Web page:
April 2001 News

Kashmir rebel's daughter looks to India for new life

28 April 2001
The Indian Express
Aasha Khosa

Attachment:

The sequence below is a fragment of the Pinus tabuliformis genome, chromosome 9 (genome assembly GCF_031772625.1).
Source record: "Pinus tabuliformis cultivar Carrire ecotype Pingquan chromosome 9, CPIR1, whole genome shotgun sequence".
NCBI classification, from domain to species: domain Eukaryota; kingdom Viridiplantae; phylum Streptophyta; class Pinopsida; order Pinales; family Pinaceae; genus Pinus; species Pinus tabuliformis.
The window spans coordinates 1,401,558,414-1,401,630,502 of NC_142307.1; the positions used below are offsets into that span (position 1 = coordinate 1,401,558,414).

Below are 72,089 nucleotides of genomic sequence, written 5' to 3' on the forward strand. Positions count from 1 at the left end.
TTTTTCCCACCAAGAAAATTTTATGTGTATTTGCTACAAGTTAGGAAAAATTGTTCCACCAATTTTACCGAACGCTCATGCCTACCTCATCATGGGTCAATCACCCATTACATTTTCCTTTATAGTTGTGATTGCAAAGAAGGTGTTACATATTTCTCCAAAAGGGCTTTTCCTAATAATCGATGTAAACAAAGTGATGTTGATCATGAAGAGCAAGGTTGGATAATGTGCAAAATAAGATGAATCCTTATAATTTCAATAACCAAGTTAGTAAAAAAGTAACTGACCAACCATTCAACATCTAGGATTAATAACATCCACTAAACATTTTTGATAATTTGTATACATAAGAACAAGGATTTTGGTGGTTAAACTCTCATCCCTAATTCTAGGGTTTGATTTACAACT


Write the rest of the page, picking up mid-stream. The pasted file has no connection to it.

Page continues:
New Delhi: Asma is no ordinary visitor to India, even though she may want to be one. Daughter of Amanullah Khan, the Pakistan-based high-profile Kashmiri separatist leader and daughter-in-law of Hurriyat leader Abdul Ghani Lone, she has come to India with an open mind to begin a new life here with husband Sajjad. Her wedding to Sajjad last November in Islamabad was touted as the ‘‘union of two Kashmirs’’. ‘‘I would not like to be influenced by what Indians think of my father,’’ Asma told The Indian Express just before leaving for Srinagar a few days back. ‘‘I wish my Abbu (father) was here for my valima (reception) but he can’t be,’’ she said wistfully, but added that she didn’t give it too much thought. Sajjad, who was earlier based in the Gulf, has decided to return to Kashmir. ‘‘My parents told me that I should not carry any prejudices to India,’’ Asma continued. ‘‘If you come with an open and objective mind there are more chances of you gaining from the experience.’’ Asma, born in Karachi to Amanullah Khan and his Shina (an ancient tribe based in POK and India) wife, is amazingly positive about India.Pakistanis are generally very inquisitive about India, said Asma, who herself has always wanted to come here to explore the country’s rich culture. For her, India is the cultural capital of the sub-continent. ‘‘Besides riding a shikara in Dal lake in Kashmir, I am so keen to see south India, particularly Kerala, and of course the Taj Mahal,’’ Asma said. She added that she spent her few days in Delhi browsing through the crafts bazaars and viewing Rashtrapati Bhavan, North and South Blocks from India Gate. But more interestingly, Asma says she was overawed by the ‘‘down-to-earth attitude’’ of ordinary Indians.‘‘My first encounter was with an immigration officer. While my husband went to collect our missing luggage, the officer kept me engaged in interesting conversation.’’ She finds Indian women much more open-minded than their Pakistani counterparts, who, according to her, are ‘‘not even used to going out alone’’. Unexpected sentiments, coming as they do from a girl who grew up with her father’s anti-India politics on Kashmir. ‘‘I remember it was going to be my first day in a high school in London’’ on 5 August, 1985, when the police swooped on their house and arrested Khan. Asma was traumatised by the experience and gradually, it started affecting her performance in school. ‘‘Though I respect my father for his courage of conviction, I also realise the complications politics creates for human beings as I myself have suffered,’’ she said. However, Asma clarifies that she has no interest in politics. ‘‘I wish both India and Pakistan get over with their obsession on Kashmir,’’ says the former fellow of the Pakistani Institute for Defence and Stragetic Studies. India, at least, has progressed but Pakistan is nowhere and therefore it owes it to its people to give up its engagement in Kashmir. ‘‘India, Pakistan and Kashmiris should get on with their lives to carve out a future,’’ she added. Asma is conscious of her political value in the ongoing Kashmiri politics as the moderates and hawks within the separatist ranks are falling out. ‘‘I don’t intend to join in the politics of Kashmir,’’ she asserted, adding that she would happy with just learning the Kashmiri language, exploring India and helping her husband set up his business once again.

 

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